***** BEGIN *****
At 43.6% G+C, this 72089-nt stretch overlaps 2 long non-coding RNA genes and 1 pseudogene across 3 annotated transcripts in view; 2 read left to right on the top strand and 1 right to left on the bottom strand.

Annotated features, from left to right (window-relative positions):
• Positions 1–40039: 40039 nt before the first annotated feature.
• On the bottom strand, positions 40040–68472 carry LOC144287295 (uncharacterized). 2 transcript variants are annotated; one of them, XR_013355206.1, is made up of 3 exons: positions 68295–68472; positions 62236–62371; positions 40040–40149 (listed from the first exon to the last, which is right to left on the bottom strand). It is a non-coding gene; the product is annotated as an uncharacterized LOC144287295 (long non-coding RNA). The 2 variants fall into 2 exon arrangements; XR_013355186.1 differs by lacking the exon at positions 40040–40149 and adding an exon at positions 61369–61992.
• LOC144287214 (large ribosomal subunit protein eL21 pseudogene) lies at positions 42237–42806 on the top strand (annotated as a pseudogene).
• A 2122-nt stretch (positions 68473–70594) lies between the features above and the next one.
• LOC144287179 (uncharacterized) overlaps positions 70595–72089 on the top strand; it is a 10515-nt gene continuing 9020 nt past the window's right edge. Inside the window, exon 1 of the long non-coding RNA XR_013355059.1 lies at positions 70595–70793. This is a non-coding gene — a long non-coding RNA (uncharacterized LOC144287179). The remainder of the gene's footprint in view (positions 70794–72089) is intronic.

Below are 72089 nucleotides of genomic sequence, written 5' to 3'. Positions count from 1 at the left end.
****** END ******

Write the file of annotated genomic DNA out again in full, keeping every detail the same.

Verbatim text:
At 43.6% G+C, this 72089-nt stretch overlaps 2 long non-coding RNA genes and 1 pseudogene across 3 annotated transcripts in view; 2 read left to right on the top strand and 1 right to left on the bottom strand.

Annotated features, from left to right (window-relative positions):
• Positions 1–40039: 40039 nt before the first annotated feature.
• On the bottom strand, positions 40040–68472 carry LOC144287295 (uncharacterized). 2 transcript variants are annotated; one of them, XR_013355206.1, is made up of 3 exons: positions 68295–68472; positions 62236–62371; positions 40040–40149 (listed from the first exon to the last, which is right to left on the bottom strand). It is a non-coding gene; the product is annotated as an uncharacterized LOC144287295 (long non-coding RNA). The 2 variants fall into 2 exon arrangements; XR_013355186.1 differs by lacking the exon at positions 40040–40149 and adding an exon at positions 61369–61992.
• LOC144287214 (large ribosomal subunit protein eL21 pseudogene) lies at positions 42237–42806 on the top strand (annotated as a pseudogene).
• A 2122-nt stretch (positions 68473–70594) lies between the features above and the next one.
• LOC144287179 (uncharacterized) overlaps positions 70595–72089 on the top strand; it is a 10515-nt gene continuing 9020 nt past the window's right edge. Inside the window, exon 1 of the long non-coding RNA XR_013355059.1 lies at positions 70595–70793. This is a non-coding gene — a long non-coding RNA (uncharacterized LOC144287179). The remainder of the gene's footprint in view (positions 70794–72089) is intronic.

Below are 72089 nucleotides of genomic sequence, written 5' to 3'. Positions count from 1 at the left end.